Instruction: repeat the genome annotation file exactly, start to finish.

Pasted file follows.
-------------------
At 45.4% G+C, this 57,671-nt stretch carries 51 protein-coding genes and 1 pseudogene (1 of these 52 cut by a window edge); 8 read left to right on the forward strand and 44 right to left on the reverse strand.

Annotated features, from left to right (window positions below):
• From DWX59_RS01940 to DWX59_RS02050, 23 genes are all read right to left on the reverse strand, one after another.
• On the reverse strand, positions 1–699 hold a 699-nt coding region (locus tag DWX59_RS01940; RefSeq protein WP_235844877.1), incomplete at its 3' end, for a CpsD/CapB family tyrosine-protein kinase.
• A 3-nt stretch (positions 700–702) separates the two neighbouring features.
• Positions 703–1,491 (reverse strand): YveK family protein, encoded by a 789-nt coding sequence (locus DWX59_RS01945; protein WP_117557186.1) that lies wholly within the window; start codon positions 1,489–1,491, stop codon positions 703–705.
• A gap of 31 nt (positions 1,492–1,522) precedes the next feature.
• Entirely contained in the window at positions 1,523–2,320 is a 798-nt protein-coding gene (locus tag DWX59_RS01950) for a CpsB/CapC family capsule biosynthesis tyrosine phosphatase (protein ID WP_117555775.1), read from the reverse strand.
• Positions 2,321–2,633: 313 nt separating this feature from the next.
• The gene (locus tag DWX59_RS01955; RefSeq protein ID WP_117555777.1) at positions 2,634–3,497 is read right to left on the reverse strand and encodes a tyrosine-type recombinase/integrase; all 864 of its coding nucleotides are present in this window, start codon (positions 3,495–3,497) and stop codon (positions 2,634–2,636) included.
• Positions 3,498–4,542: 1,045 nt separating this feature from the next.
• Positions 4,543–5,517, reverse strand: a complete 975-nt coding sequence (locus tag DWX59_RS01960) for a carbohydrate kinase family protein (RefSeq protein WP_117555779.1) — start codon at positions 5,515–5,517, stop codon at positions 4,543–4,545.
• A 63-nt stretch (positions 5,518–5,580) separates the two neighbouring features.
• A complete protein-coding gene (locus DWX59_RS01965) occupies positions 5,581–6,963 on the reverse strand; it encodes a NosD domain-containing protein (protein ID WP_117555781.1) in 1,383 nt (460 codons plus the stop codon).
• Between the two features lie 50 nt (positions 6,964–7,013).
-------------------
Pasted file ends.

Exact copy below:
At 45.4% G+C, this 57,671-nt stretch carries 51 protein-coding genes and 1 pseudogene (1 of these 52 cut by a window edge); 8 read left to right on the forward strand and 44 right to left on the reverse strand.

Annotated features, from left to right (window positions below):
• From DWX59_RS01940 to DWX59_RS02050, 23 genes are all read right to left on the reverse strand, one after another.
• On the reverse strand, positions 1–699 hold a 699-nt coding region (locus tag DWX59_RS01940; RefSeq protein WP_235844877.1), incomplete at its 3' end, for a CpsD/CapB family tyrosine-protein kinase.
• A 3-nt stretch (positions 700–702) separates the two neighbouring features.
• Positions 703–1,491 (reverse strand): YveK family protein, encoded by a 789-nt coding sequence (locus DWX59_RS01945; protein WP_117557186.1) that lies wholly within the window; start codon positions 1,489–1,491, stop codon positions 703–705.
• A gap of 31 nt (positions 1,492–1,522) precedes the next feature.
• Entirely contained in the window at positions 1,523–2,320 is a 798-nt protein-coding gene (locus tag DWX59_RS01950) for a CpsB/CapC family capsule biosynthesis tyrosine phosphatase (protein ID WP_117555775.1), read from the reverse strand.
• Positions 2,321–2,633: 313 nt separating this feature from the next.
• The gene (locus tag DWX59_RS01955; RefSeq protein ID WP_117555777.1) at positions 2,634–3,497 is read right to left on the reverse strand and encodes a tyrosine-type recombinase/integrase; all 864 of its coding nucleotides are present in this window, start codon (positions 3,495–3,497) and stop codon (positions 2,634–2,636) included.
• Positions 3,498–4,542: 1,045 nt separating this feature from the next.
• Positions 4,543–5,517, reverse strand: a complete 975-nt coding sequence (locus tag DWX59_RS01960) for a carbohydrate kinase family protein (RefSeq protein WP_117555779.1) — start codon at positions 5,515–5,517, stop codon at positions 4,543–4,545.
• A 63-nt stretch (positions 5,518–5,580) separates the two neighbouring features.
• A complete protein-coding gene (locus DWX59_RS01965) occupies positions 5,581–6,963 on the reverse strand; it encodes a NosD domain-containing protein (protein ID WP_117555781.1) in 1,383 nt (460 codons plus the stop codon).
• Between the two features lie 50 nt (positions 6,964–7,013).